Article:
Board of Inquiry in Bruce Lehrmann trial finalizes verdict on whether charges should ever have been brought, after he was accused of raping Brittany Higgins
- The Board of Inquiry rules that the police acted lawfully
- The findings are not a reflection of guilt or innocence.
A public inquiry into the conduct of Bruce Lehrmann’s criminal trial concluded that the public prosecutor was right to bring charges based on the available evidence, according to reports.
The Board of Inquiry met in May and examined the actions of Shane Drumgold, ACT’s Director of Public Prosecutions, and the police during the investigation and trial of Mr Lehrmann in October last year.
Former judge Walter Sofronoff handed over his findings to ACT Chief Minister Andrew Barr on Monday, but they have yet to be published.
However, new reports claim that Mr. Sofronoff’s findings will indicate that the police acted lawfully when they charged Mr. Lehrmann, and that Mr. Drumgold’s decision to prosecute was correct.
Lerhmann was charged with sexual assault after Brittany Higgins alleged that he raped her inside Parliament in 2019. He pleaded not guilty and has always maintained his innocence.
A public inquiry into the way in which the criminal trial of Bruce Lehrmann (pictured) was conducted has found that the public prosecutor did well to bring charges based on the available evidence.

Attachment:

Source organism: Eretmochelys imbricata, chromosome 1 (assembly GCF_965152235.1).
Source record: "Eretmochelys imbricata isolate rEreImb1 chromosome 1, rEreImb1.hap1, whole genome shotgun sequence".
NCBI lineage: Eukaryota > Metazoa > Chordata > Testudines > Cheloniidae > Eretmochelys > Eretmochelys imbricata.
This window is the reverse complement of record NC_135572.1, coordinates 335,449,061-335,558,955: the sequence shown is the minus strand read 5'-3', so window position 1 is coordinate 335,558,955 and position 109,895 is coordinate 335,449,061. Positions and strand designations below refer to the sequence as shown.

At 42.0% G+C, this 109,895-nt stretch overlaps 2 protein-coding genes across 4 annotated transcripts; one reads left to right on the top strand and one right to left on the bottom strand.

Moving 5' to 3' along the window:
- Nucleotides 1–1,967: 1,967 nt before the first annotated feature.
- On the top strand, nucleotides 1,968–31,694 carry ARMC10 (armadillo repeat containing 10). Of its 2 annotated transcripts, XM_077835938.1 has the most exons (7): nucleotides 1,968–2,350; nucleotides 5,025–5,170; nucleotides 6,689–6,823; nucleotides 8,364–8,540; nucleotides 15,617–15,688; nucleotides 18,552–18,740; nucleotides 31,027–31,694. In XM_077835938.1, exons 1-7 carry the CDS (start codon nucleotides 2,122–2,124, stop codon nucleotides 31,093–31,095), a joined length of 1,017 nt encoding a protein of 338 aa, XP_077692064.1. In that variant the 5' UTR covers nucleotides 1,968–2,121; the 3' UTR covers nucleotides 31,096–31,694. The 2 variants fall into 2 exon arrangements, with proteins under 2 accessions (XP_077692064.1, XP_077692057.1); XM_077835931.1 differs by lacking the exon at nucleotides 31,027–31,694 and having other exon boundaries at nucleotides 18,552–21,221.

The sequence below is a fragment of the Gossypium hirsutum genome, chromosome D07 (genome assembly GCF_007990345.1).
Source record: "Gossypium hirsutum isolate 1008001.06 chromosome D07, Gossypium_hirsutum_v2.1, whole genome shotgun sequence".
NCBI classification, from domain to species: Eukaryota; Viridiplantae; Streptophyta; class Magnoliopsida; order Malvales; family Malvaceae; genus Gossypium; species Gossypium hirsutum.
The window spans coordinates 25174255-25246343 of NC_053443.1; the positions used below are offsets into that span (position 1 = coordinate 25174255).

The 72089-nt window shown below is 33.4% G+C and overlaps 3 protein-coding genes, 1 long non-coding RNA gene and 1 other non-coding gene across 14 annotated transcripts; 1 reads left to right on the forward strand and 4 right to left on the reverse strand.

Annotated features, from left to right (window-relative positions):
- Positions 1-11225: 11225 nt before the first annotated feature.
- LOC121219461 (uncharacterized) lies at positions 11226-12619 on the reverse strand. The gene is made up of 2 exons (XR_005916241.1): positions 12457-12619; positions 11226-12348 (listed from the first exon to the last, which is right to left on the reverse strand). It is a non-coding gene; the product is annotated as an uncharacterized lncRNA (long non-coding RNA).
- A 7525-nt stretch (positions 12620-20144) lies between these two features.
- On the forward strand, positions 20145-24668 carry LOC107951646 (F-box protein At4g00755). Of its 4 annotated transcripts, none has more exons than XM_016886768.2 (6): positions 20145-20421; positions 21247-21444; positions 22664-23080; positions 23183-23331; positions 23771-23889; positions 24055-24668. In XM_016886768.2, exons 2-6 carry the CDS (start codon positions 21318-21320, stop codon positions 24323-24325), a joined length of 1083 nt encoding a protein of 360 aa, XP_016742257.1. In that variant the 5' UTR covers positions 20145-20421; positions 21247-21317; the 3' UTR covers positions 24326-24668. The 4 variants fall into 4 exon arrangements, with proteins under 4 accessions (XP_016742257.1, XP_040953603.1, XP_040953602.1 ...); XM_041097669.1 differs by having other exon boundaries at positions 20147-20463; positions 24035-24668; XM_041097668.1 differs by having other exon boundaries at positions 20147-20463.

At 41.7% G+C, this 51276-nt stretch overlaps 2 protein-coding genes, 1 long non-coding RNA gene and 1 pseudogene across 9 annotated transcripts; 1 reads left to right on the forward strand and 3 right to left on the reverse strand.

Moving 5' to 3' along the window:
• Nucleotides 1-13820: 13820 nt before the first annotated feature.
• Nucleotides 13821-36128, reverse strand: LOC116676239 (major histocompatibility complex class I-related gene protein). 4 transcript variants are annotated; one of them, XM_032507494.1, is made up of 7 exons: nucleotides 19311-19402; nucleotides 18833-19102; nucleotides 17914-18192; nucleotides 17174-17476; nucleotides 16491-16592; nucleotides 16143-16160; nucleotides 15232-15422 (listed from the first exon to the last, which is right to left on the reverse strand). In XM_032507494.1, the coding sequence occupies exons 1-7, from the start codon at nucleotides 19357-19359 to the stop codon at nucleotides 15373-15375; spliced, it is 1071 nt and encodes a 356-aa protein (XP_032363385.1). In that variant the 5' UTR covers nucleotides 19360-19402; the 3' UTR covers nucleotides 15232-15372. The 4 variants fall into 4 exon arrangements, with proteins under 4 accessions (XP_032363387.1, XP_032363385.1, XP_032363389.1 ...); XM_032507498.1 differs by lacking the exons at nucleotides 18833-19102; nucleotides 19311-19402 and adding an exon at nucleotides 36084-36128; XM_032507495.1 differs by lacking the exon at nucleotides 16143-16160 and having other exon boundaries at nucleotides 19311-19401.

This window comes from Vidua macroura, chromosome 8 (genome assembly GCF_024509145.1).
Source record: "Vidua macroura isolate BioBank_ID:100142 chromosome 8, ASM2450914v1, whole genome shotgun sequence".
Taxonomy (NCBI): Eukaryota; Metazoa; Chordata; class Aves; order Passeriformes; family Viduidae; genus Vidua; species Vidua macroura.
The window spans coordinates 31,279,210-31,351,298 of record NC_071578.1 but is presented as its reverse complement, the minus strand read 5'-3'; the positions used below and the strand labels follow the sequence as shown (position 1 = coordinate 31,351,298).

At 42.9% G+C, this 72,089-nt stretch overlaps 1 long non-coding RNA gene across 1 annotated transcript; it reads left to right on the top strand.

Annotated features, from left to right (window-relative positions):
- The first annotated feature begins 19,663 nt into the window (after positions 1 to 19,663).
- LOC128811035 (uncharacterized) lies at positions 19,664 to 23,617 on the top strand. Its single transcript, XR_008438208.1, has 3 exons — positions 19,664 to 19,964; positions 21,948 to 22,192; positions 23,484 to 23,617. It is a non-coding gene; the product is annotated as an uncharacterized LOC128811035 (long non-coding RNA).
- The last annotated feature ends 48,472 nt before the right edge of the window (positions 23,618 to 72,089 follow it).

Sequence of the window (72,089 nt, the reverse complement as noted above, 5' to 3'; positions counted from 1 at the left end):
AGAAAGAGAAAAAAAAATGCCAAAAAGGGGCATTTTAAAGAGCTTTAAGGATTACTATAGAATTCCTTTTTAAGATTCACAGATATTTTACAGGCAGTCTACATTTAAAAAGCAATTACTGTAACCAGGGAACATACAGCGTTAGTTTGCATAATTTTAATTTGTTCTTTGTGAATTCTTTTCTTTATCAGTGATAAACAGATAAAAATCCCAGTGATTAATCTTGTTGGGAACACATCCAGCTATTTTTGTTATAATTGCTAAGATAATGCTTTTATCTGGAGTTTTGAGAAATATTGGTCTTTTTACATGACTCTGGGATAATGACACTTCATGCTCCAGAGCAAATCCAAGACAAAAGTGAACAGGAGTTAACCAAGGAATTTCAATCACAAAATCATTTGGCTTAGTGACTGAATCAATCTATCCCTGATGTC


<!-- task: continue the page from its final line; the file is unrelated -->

Lerhmann was charged with sexual assault after Brittany Higgins (pictured with her partner David Sharaz) alleged that he raped her inside Parliament in 2019. He pleaded not guilty and has always maintained his innocence.
The findings, as reported by news.com.authey are not a reflection of Mr. Lehrmann’s guilt or innocence; they are simply findings about whether there was enough evidence available to prosecute.
According to the publication, Sofronoff said in his report that none of those who appeared before him during the investigation said the charge should not have been filed.
During the hearing in May, he said: ‘I’m not interested in how the trial should have ended. I’m not interested in whether Mr. Lehrmann is guilty or innocent. I’m not interested in Mrs. Higgins.
‘However, I have to deal with the question of whether the charge should have been filed.’
In a statement to Daily Mail Australia, Mr Lehrmann noted that he was not allowed legal representation in the investigation and that his request for funding was denied.
‘My interests were not adequately safeguarded during the investigation process,’ he said.
Lehrmann then launched a scathing criticism of News Corp, which first reported the Board of Inquiry’s findings.
The Board of Inquiry met in May and examined the actions of Shane Drumgold, the ACT Director of Public Prosecutions (pictured), and the police during the investigation and trial of Mr Lehrmann in October last year.
“Nothing reported by news.com.au is exclusive or new information, and surprisingly, the journalist did not attempt to seek comment from me,” he said.
For the rest, I refer you to my earlier statement regarding the director’s conduct after the indictment was filed, which was in any case the focus of the investigation.
The former policy adviser was tried in the ACT High Court in October, but the trial was derailed by a juror who brought prohibited research material into the jury room.
On December 2, Drumgold announced that there would not be a new trial against Lehrmann due to concerns about Higgins’ mental health.